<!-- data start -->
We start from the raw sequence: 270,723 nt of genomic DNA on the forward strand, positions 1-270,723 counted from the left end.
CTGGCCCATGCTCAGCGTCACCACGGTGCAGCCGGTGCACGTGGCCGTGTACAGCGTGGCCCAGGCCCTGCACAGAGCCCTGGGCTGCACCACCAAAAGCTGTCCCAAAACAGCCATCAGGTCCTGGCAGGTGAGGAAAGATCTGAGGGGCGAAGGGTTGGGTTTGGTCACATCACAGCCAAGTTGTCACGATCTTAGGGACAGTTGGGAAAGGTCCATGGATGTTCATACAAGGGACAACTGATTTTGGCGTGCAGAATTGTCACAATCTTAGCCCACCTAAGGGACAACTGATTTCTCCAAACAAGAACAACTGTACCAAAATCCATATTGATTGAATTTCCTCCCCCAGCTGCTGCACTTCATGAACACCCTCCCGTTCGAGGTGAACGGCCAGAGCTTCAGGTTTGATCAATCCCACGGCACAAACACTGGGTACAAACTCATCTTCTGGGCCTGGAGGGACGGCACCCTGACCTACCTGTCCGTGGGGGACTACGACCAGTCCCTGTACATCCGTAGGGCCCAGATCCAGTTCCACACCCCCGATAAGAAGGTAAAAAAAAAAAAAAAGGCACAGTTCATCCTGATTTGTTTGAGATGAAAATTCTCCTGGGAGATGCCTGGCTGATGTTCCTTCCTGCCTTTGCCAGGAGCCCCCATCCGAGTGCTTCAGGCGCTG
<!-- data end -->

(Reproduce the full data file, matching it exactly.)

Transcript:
We start from the raw sequence: 270,723 nt of genomic DNA on the forward strand, positions 1-270,723 counted from the left end.
CTGGCCCATGCTCAGCGTCACCACGGTGCAGCCGGTGCACGTGGCCGTGTACAGCGTGGCCCAGGCCCTGCACAGAGCCCTGGGCTGCACCACCAAAAGCTGTCCCAAAACAGCCATCAGGTCCTGGCAGGTGAGGAAAGATCTGAGGGGCGAAGGGTTGGGTTTGGTCACATCACAGCCAAGTTGTCACGATCTTAGGGACAGTTGGGAAAGGTCCATGGATGTTCATACAAGGGACAACTGATTTTGGCGTGCAGAATTGTCACAATCTTAGCCCACCTAAGGGACAACTGATTTCTCCAAACAAGAACAACTGTACCAAAATCCATATTGATTGAATTTCCTCCCCCAGCTGCTGCACTTCATGAACACCCTCCCGTTCGAGGTGAACGGCCAGAGCTTCAGGTTTGATCAATCCCACGGCACAAACACTGGGTACAAACTCATCTTCTGGGCCTGGAGGGACGGCACCCTGACCTACCTGTCCGTGGGGGACTACGACCAGTCCCTGTACATCCGTAGGGCCCAGATCCAGTTCCACACCCCCGATAAGAAGGTAAAAAAAAAAAAAAAGGCACAGTTCATCCTGATTTGTTTGAGATGAAAATTCTCCTGGGAGATGCCTGGCTGATGTTCCTTCCTGCCTTTGCCAGGAGCCCCCATCCGAGTGCTTCAGGCGCTG